As for Dr Hodel being a genius, I have known two individuals with extremely high I.Q.s. One of 192 the other 226. The first started to become involved in criminal activity while still in high school. The other went on to work for a huge computer company. Back in those days, there was lots of speculation about such intelligence being just a moment from insanity. In the end, Steve seems to suggest the same idea.
Steve seems to have a firm grip on reality but I cannot help but wonder about thoughts that must haunt him from time to time.
One does wonder about Dr. Hodel's behavior in Japan and the Phillipines and in China. Strange how the last wife did not pick up on any abnormal behavior.
A fascinating book and highly compelling argument, especially after reading the prosecutor's assessment.
posts on 10/1/2006 3:30:34 AM
My heart breaks for you..You're book is so sad & it make's me sick that you had to go through this. I cannot imagine you're pain. Prayer's for Beth, She does Rest In Peace now. Peace for you and you're family. Thank you for you're book. Janelle
posts on 9/24/2006 11:17:49 AM
Mr. Hodel, your father was a mediocre photographer at best. I can see how untouchable he was as a specialist in venereal diseases given the stigma of venereal diseases in those days. I bet he had a lot of intimate information about the people in his community. I can, also, see how a man like that, a wannabe, would have committed such a crime in order to raise his status among his "friends". After all, what these surrealist artists did on paper, he did on an actual corpse. I bet he had a swelled head for a great many years after that. In my opinion, he was pathetic. He preyed on a young girl known to be a drifter. She must have been the perfect victim for his perfect crime. I do believe he got away with murder.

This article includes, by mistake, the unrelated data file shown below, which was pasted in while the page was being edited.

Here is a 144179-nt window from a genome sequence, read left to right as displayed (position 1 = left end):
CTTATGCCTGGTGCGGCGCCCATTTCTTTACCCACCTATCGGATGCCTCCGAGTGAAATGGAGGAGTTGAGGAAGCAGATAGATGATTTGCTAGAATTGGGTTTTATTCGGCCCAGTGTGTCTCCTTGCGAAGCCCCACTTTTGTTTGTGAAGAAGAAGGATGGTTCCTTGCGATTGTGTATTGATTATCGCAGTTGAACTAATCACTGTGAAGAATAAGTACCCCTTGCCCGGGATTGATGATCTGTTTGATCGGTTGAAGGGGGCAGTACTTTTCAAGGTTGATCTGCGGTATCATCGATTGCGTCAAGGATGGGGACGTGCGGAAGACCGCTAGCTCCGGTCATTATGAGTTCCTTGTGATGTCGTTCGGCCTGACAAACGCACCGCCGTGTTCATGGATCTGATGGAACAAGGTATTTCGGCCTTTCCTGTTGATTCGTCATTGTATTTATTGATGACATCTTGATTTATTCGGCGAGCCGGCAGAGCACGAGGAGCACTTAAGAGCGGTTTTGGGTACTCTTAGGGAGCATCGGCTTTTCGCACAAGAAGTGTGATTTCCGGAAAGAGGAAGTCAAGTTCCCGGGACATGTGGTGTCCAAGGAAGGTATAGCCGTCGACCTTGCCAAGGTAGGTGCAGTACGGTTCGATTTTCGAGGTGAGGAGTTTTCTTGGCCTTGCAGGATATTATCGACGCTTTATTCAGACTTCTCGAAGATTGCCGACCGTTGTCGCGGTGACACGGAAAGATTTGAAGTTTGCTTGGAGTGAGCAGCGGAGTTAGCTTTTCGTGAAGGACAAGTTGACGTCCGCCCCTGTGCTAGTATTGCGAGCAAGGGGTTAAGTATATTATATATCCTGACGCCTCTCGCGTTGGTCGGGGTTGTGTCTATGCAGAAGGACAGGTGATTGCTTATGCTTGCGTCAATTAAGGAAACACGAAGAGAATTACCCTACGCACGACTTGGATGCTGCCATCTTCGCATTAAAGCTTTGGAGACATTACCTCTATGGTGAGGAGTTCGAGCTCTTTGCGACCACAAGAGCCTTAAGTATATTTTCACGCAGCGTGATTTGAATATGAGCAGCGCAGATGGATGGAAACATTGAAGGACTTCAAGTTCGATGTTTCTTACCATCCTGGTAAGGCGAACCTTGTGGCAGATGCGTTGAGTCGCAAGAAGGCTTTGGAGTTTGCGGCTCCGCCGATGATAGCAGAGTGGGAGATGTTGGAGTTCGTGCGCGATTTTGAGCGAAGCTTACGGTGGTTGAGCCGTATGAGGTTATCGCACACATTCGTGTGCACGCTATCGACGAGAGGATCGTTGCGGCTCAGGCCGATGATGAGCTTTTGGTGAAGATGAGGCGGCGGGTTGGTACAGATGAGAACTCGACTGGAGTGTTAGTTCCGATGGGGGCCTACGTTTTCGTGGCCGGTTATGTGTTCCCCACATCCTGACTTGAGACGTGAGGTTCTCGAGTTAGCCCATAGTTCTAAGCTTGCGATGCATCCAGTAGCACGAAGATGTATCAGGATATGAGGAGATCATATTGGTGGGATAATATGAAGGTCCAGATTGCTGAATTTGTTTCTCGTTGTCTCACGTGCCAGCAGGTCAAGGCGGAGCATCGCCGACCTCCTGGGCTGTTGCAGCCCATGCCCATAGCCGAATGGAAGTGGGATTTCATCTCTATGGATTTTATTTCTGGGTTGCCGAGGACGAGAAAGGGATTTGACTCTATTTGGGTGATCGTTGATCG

posts on 9/17/2006 11:50:54 AM
I saw the Black Dahlia movie, by Brian De Palma. I absoulutely hated it. I find it hard to believe that James Ellroy let his book be betrayed in this fashion. The movie was very dissappointing, the best parts were left out. Mr. hodel I do believe that your father killed the dahlia, it makes perfect sense. Do you think there was also a woman in on it as well? I would like to see a movie baed on your book, that would be a box office smash, instead a flop like the new movie. I think it would have done alot better if it had come out twenty years ago.
posts on 7/27/2006 11:13:47 AM
What role did Lt. James E. Hamilton of the Intelligence Detail play in this case? I know that he was promoted to Captain by his friend Bill Parker.
Dorrit Takach posts on 1/13/2006 10:13:47 PM
Sorry, I don't buy it. The photos look nothing like her, and although Mr. Hodel's father was very strange, so were the majority of men who knew Short. I suspect George Knowlton, a psycho who Short had an affair with for years.
Seridan Burdick posts on 10/10/2005 9:03:44 PM
After reading your book, I became addicted to the Black Dahlia case and read anything I could find on it. My next question is, has any studio approached you, or have you approached any studio about making your book into a movie?????